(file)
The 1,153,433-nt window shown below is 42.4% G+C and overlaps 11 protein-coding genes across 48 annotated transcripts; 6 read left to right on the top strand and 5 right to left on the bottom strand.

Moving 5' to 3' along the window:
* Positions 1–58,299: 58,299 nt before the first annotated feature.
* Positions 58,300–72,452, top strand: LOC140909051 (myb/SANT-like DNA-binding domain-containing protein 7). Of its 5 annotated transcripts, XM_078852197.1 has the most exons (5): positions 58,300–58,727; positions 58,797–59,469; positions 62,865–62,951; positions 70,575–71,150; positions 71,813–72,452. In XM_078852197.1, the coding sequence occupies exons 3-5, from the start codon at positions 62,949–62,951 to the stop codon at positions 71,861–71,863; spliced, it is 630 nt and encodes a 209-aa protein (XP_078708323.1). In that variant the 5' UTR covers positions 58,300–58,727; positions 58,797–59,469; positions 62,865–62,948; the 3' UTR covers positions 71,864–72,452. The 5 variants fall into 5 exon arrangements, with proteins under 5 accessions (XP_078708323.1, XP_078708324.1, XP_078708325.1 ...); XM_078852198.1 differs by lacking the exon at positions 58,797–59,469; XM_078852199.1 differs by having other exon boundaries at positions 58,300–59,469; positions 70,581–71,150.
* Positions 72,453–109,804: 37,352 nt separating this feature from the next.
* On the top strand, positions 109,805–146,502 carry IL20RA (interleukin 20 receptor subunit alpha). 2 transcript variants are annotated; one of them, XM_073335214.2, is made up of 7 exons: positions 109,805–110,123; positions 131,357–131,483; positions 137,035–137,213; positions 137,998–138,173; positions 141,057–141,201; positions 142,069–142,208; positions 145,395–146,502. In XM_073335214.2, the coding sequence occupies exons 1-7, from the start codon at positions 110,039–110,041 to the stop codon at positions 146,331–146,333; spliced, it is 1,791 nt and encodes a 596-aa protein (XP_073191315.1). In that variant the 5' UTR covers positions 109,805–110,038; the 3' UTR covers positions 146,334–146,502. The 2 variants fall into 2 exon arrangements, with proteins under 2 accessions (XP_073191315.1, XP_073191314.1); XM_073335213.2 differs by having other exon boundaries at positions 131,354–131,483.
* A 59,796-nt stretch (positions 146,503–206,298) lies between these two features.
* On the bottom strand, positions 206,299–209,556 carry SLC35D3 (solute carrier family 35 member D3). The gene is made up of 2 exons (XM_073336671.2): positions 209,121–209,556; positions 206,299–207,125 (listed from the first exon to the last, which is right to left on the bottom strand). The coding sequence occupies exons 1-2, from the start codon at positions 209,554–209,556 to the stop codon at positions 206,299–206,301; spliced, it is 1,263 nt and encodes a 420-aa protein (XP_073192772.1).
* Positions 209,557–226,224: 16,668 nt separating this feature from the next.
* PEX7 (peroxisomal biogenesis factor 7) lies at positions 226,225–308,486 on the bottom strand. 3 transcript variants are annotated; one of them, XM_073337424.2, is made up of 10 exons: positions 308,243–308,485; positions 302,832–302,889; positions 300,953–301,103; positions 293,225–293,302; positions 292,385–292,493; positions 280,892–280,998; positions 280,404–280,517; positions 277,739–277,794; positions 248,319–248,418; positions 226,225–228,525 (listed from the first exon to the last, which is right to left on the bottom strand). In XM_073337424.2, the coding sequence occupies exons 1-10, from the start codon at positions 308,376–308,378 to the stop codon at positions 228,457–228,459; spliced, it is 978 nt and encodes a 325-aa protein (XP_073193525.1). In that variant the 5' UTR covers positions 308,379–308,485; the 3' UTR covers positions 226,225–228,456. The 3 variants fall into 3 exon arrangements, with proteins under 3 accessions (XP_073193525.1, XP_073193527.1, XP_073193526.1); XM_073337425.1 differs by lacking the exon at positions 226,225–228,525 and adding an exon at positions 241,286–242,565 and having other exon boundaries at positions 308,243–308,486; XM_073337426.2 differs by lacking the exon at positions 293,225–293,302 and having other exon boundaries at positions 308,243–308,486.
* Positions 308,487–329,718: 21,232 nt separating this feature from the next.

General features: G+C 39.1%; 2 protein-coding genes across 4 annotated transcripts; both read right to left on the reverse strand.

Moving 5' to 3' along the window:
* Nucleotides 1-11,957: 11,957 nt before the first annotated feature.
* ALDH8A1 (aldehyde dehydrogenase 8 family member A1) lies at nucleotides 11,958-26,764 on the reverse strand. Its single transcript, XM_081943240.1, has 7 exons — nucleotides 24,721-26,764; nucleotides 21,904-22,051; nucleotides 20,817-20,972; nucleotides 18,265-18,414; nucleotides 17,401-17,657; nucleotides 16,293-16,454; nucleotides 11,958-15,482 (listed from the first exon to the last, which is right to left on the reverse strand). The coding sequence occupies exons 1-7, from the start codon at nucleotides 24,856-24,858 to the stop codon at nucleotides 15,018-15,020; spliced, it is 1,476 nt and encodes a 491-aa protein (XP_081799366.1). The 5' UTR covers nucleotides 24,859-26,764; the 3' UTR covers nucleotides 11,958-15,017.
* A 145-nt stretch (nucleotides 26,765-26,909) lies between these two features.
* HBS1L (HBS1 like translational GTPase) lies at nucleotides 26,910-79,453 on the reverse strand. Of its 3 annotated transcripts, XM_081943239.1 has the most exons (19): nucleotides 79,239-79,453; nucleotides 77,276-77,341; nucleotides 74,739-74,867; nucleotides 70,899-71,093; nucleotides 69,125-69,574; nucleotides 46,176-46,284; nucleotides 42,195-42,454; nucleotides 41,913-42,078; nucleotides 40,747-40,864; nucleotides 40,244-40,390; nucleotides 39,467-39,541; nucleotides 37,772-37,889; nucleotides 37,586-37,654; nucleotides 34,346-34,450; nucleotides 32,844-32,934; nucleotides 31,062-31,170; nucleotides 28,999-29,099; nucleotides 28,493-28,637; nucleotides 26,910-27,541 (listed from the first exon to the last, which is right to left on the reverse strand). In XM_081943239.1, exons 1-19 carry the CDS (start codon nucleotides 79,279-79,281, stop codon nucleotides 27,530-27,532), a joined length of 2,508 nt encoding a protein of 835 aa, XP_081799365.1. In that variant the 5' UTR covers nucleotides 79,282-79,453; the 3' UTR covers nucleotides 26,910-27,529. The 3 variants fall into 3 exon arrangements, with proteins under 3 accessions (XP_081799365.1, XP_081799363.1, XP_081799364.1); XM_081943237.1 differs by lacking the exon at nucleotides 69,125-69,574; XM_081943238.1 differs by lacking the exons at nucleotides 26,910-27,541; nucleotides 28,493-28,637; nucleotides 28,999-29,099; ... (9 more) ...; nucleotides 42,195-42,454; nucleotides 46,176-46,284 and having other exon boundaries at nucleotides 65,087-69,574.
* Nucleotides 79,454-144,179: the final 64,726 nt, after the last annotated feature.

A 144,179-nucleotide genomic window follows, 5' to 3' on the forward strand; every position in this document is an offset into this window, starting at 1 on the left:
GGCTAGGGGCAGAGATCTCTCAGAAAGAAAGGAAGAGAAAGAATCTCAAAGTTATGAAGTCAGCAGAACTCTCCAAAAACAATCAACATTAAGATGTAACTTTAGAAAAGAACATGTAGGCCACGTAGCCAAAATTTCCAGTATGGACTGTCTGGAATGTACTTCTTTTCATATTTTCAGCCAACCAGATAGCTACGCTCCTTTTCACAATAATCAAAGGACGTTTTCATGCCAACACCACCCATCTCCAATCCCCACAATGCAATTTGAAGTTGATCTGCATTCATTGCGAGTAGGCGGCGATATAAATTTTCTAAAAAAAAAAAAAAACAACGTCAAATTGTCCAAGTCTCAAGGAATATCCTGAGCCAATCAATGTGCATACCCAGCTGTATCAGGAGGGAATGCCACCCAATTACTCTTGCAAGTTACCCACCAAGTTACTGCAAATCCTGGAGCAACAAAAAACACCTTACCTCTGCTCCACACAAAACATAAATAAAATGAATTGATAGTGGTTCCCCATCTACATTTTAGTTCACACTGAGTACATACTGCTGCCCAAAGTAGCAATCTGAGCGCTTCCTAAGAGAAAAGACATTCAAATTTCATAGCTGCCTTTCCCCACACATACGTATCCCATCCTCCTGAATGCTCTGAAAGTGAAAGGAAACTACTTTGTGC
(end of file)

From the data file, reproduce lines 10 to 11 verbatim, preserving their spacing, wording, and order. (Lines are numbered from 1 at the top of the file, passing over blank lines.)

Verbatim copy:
* PEX7 (peroxisomal biogenesis factor 7) lies at positions 226,225–308,486 on the bottom strand. 3 transcript variants are annotated; one of them, XM_073337424.2, is made up of 10 exons: positions 308,243–308,485; positions 302,832–302,889; positions 300,953–301,103; positions 293,225–293,302; positions 292,385–292,493; positions 280,892–280,998; positions 280,404–280,517; positions 277,739–277,794; positions 248,319–248,418; positions 226,225–228,525 (listed from the first exon to the last, which is right to left on the bottom strand). In XM_073337424.2, the coding sequence occupies exons 1-10, from the start codon at positions 308,376–308,378 to the stop codon at positions 228,457–228,459; spliced, it is 978 nt and encodes a 325-aa protein (XP_073193525.1). In that variant the 5' UTR covers positions 308,379–308,485; the 3' UTR covers positions 226,225–228,456. The 3 variants fall into 3 exon arrangements, with proteins under 3 accessions (XP_073193525.1, XP_073193527.1, XP_073193526.1); XM_073337425.1 differs by lacking the exon at positions 226,225–228,525 and adding an exon at positions 241,286–242,565 and having other exon boundaries at positions 308,243–308,486; XM_073337426.2 differs by lacking the exon at positions 293,225–293,302 and having other exon boundaries at positions 308,243–308,486.
* Positions 308,487–329,718: 21,232 nt separating this feature from the next.